So if, say, Issa Rae’s horrified Insecure character wiping away semen more closely mirrors actual sexual foibles, that’s less to do with a loosening of broadcast standards than writers responding to viewers’ presumed expectations. The effect can be dynamic, with auteurs at subscriber-based networks having it both ways. Take a scene in Girlfriend Experience in which the camera briefly lingers on Riley Keough’s novice escort Christine as she passively wipes a client’s cum off of her stomach, blurring the line between verisimilitude and titillation.
“If a 9-year-old is sitting and watching ‘Insecure’ or ‘Girls’ or ‘The Deuce,’ there are other family dynamics going on at home.” — Logan Levkoff
It could also be an urgent bit of one-upmanship aimed at provocative basic-cable tastemakers a la FX and AMC, whose relationship with advertisers prohibits them from pushing this particular envelope (for now). According to Beth Johnson, associate professor in Film and Media at the University of Leeds in the U.K., and co-editor of Television, Sex and Society: Analyzing Contemporary Representations, a carefully situated bit of male matter is “a way to mark out premium cable from ‘regular’ television.” In a lengthy email exchange, she described the subscriber networks as being “able to foreground this type of content as different and market it as cutting edge. As such, it can act both to sexually titillate and/or to titillate the mind.”
Johnson elaborated that it’s “important to look at the individual examples to think about and through the politics of why that image is in that program. In Girls, it could be argued that such an image sits not only as a marker of authenticity of pleasure, but that it is also employed because television as a medium has, over the years, positioned women’s bodies as sexual objects. The male climax in Girls could be understood as an equaling up, the same sort of exposure that women’s bodies have been subjected to for years. Or it could be argued that [it’s] used to show its viewers that they are trusted to see such sights in the context of a complex narrative.”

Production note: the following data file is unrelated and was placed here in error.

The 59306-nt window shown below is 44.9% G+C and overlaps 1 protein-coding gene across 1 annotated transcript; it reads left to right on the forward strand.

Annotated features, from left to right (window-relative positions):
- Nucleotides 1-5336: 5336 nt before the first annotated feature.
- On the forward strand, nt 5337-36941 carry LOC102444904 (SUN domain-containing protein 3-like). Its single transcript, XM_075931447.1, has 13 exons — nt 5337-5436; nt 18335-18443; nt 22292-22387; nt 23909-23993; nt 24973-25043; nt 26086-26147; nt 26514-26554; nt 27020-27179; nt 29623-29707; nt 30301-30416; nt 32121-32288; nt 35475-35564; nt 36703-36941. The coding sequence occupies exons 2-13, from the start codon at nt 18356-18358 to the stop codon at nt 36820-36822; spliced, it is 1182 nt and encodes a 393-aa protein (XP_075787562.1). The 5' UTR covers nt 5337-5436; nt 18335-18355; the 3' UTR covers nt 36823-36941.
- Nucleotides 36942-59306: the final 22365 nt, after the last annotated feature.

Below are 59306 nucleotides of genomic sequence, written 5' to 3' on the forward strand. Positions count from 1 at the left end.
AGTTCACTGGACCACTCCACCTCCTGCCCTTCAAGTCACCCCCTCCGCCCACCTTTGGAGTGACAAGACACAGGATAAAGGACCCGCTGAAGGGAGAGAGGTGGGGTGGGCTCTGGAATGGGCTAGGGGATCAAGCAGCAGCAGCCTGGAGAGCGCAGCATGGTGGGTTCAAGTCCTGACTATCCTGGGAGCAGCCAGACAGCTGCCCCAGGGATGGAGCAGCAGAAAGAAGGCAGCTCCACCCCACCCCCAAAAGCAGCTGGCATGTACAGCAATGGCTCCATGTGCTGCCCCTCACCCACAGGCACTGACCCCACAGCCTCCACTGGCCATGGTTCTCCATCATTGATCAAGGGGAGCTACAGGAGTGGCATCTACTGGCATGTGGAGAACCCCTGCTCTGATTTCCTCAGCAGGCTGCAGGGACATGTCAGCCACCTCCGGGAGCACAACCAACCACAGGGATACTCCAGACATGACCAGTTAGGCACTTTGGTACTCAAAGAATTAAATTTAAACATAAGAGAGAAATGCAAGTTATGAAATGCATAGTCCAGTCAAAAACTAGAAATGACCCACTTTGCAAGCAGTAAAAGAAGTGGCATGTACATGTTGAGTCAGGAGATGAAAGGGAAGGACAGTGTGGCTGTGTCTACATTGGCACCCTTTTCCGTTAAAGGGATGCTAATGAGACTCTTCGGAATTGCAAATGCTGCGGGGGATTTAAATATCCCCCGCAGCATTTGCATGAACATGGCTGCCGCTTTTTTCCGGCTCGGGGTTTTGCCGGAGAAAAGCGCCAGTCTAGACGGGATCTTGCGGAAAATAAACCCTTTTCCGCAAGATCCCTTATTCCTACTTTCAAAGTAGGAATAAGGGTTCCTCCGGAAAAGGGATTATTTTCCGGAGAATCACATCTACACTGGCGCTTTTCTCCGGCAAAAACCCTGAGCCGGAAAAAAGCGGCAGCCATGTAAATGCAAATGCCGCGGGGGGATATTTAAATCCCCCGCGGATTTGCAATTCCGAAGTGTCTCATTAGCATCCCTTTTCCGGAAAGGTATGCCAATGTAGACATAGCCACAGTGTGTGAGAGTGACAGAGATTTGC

Either reasoning could also prove effective if asked to intellectually distance a scripted male orgasm from actual porn. And it’s certainly aided by the fact that, more often than not — and specifically in the cases of Insecure, Girls, Girlfriend Experience, Big Mouth and even dating back to Tell Me You Love Me — shows that dared to go there have been created or co-created by women.
“While the scenes we’re talking about obviously depict a male bodily function, they’re also almost always told from the perspective of the woman showing her anger, humiliation or disgust and subverting the pornographic male fantasy of the money shot,” Los Angeles Times writer and entertainment reporter Meredith Blake noted in an email interview. She added that this new dynamic has affected a shift in how male writers approach sex scenes, citing an early season sequence in HBO’s David Simon vehicle The Deuce in which cum on the face of prostitute/porn actress Eileen (played by Maggie Gyllenhaal, a producer on the series) is revealed to be a prop — potato soup, “about the unsexiest thing in the world,” in Blake’s estimation.